Above the streets, Toronto's Rail Deck Park concept has captured the city's imagination, with the project immediately hailed as "Toronto's Central Park." So far, it exists as an idea, but not as a place. Below the streets, the much larger lower Don River valley has the opposite problem. It already exists as a defining element of the urban topography. However, the mostly overlooked 200-hectare (490 acre) space still lacks much of the excitement and imagination—and the perceived "place"—that the proposed Rail Deck Park already possesses in abundance. That's now changing.
Earlier today, Mayor John Tory was joined by Evergreen Canada CEO Geoff Cape to celebrate ongoing philanthropic investment and announce the next general steps in developing the lower Don River valley as a 'super park.' First announced last year, Evergreen's campaign to revitalize the area—which stretches from Corktown Commons past the Brick Works to Pottery Road—is taking shape via a partnership with the City of Toronto and the Toronto Regional Conservation Authority (TRCA). Working to re-integrate the green space that surrounds the river as a vital part of the urban fabric, Evergreen's project is collecting private funding to revitalize the ravine space through a series of projects that will advance the priorities set out in 2013's Lower Don Trail Master Plan.
Expected in the Spring of 2017, the re-openining of the Lower Don Trail will represent a major milestone in the area's redevelopment. Along with the greater connectivity made possible by enhanced trail conditions, the project includes a new Pottery Road Bridge and Belleville Underpass, and a collection of scenic observation points. Throughout nearby streets and in the valley itself, improvements to wayfinding and signage are also planned, facilitating ease of use while bringing a "hidden" and somewhat disjointed area back into the public consciousness.
Together with a series accessible new entry points, the Master Plan—prepared for the City and the TRCA by DTAH—calls for the reclamation of former green spaces throughout the valley, including the former snow dump site north of the Bloor Viaduct. Naturalized ecological conditions throughout the valley would offer improved flood protection, providing a degree of mitigation against the effects of climate change. Meanwhile, a "nature-inspired" public art program is set to launch in 2017, aiming to strengthen the cultural presence of the Don Valley, which—according to the Master Plan—already serves as a de facto backyard to some 250,000 Torontonians.
The existing—and evolving—plans for the area have taken shape through a series of studies and public consultations which have informed much of the vision for the park. As outlined in a preliminary 'People's Plan' prepared for Evergreen by Ryerson University's Ecological Design Lab following a 2015 design charette, public investment for the area should also include the redevelopment of Bayview as a "complete street," though the ongoing repaving of the street between Gerrard and Moore is already set to bring a slightly more pedestrian and cycle-friendly environment to the street, providing an improved connection to the Lower Don Trail.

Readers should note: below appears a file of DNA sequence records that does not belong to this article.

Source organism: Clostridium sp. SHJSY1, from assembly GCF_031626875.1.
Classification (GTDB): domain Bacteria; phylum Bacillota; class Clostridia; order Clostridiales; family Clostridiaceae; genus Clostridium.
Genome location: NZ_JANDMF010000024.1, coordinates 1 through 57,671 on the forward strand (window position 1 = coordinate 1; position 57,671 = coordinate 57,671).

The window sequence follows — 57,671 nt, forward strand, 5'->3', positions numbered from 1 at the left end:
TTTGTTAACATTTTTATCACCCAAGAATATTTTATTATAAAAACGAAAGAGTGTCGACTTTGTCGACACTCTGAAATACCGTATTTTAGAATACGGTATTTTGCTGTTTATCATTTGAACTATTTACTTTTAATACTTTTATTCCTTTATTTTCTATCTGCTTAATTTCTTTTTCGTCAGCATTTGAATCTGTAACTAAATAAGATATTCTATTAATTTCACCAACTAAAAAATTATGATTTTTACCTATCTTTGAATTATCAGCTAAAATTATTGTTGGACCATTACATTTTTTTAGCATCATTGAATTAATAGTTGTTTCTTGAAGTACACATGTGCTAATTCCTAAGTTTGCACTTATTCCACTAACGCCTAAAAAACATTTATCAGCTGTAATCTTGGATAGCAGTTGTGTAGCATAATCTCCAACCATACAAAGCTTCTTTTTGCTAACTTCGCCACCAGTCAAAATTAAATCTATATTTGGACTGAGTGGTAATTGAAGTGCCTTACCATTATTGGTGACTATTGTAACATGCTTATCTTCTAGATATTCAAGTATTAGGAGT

In addition, the report recommends the removal of the Bayview-Bloor connection to the DVP, including the removal of cumbersome cloverleaf intersections. Finally, it also recommends the realignment of all rail lines to east side of the Don River. Owned by Metrolinx, the Richmond Hill GO rails could be moved east, limiting the disruptive impact of rail infrastructure on the landscape while consolidating the transportation infrastructure east of the river. According to the report, Metrolinx is currently engaged in talks regarding the potential realignment, though the removal of highway infrastructure at the Bayview-Bloor DVP connection has yet to be seriously considered by the City.
Meanwhile, as private sector donations continue to be collected, City Staff are now studying the feasibility formally designating the space as a City of Toronto park. According to the City's Press Release, the ongoing analysis is also looking at how best to "implement the Lower Don Trails Master Plan," including a City-led design study for public art in the Don Landing. So far, however, much of the impetus has come from private parties and the non-profit sector.
As with the "Bentway" project underneath the Gardiner Expressway, the significant private investment—which includes contributions from "Frances and Tim Price... Andy Chisholm and Laurie Thomson, the Jackman Family, Judy and Wilmot Matthews, Kelly and Senator Michael Meighen and Trans Canada Trails"—evidences growing philantrophic engagement with urban infrastructure improvements.
Although the generous private investment is welcome, the City's perceived lack of leadership has simultaneously been critiqued. As quoted by the CBC, Ward 27 Councillor Krystin Wong-Tam is arguing for greater public sector engagement. With the land already owned by the City of Toronto and partially developed as a public green space, Wong-Tam sees few barriers to greater City engagement. "You don't need to buy air rights, you don't need to acquire the land... All you have to do is curate it, build greater connectivity with better access and let people enjoy it."
Amidst Toronto's rapid Downtown population growth, the lack of public park space has become a pressing issue, arguably making projects like Rail Deck Park and the Don River Valley Park necessary to sustain urban quality of life. We will keep you updated as more information becomes available, and the future of the lower Don River valley continues to take shape. In the meantime, you can share your thoughts by leaving a comment in the space below, or in our associated Forum thread.